Early Spring In The Garden
Published: Mar 13, 2015Just what is that banging noise in my office? It takes me a while before I realise the source is my own head, banging gently upon my desk at regular intervals
Just what is that banging noise in my office? It takes me a while before I realise the source is my own head, banging gently upon my desk at regular intervals…… ah, it appears I’ve reached the point of paperwork overload.
You see this morning I have answered 13 emails, signed off 6 purchase orders, read through 9 CVs and it’s only 9.30…..clearly time to get out of here.
Luckily for me, my office is only a stone’s throw from the botanical gardens of the Zoo and some much needed inspiration.
As I pass through the gate I’m quickly greeted by the stunning white flowers of the cherry Prunus ‘Pissardii’. I find myself looking forward to the dark purple foliage that will burst into life shortly.
Most of the snowdrops have finished but Narcissus are beginning to arrive in waves; ‘Tete-a-Tete’ is splashing over the lawn borders and ‘February Gold’ has just started – yes it’s late but then we planted them late, didn’t we Mike Phillips?!
A little further down the hill and I’m taking in the scent of the many Viburnum and Mahonia; I love the way that scent carries on the breeze, it never fails to lift the spirits.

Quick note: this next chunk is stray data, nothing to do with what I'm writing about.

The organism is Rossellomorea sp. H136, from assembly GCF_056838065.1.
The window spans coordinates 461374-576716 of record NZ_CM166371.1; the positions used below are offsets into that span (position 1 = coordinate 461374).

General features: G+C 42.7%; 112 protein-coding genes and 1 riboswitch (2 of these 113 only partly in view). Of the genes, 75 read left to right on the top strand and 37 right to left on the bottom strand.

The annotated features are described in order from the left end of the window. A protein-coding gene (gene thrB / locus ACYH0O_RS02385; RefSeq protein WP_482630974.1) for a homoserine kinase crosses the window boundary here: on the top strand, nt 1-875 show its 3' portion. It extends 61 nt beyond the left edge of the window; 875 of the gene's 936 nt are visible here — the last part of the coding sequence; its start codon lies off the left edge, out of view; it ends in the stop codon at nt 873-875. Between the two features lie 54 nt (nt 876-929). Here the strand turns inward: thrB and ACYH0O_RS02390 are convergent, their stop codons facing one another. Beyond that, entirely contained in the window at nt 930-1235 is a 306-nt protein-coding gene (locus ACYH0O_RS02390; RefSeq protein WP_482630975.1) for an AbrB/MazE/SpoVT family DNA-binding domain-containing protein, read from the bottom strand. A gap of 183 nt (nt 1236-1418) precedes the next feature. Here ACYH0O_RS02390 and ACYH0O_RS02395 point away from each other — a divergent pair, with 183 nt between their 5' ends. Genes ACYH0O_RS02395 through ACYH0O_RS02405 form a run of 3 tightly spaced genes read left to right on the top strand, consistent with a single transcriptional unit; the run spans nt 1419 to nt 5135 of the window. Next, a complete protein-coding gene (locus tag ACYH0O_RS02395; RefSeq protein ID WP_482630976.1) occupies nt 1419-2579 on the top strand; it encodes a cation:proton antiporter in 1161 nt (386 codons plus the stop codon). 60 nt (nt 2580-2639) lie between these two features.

Approaching the pelicans, the eye is drawn towards the vibrant stems of the Cornus, complimented smoothly by the dark mulch that has been applied – good job Dave! I pass quite a few as I walk along the lakeside, Cornus alba ‘Sibirica’ and ‘Spaethii’, along with the sanguinea ‘Winter Beauty’ and stolonifera ‘Flaviramea’.
To my right I pass a series of Prunus ‘Okame’, boldly announcing the arrival of spring with enough flowers to resemble a pink cloud.
Predictably the winds have shortened the life of the Magnolia campbellii – sigh, this happens in every garden I’ve ever worked in – but never mind, the buds of Magnolia stellata, M x soulangeana, M. ‘Leonard Messel’ and M. ‘Charles Raffill’ are getting ready to burst any day now.
Beneath the walkway the Hellebores are doing their thing and contrasting wonderfully with the Polygala x dalmaisiana – the sweetpea shrub. Delightful as this fragrance is, it doesn’t hold a candle to that of the nearby Daphne.
I arrive at the front of house building feeling totally revived by the beauty of the garden at this time of year.
By Giles Palmer, Curator of Plants and Gardens at Paignton Zoo.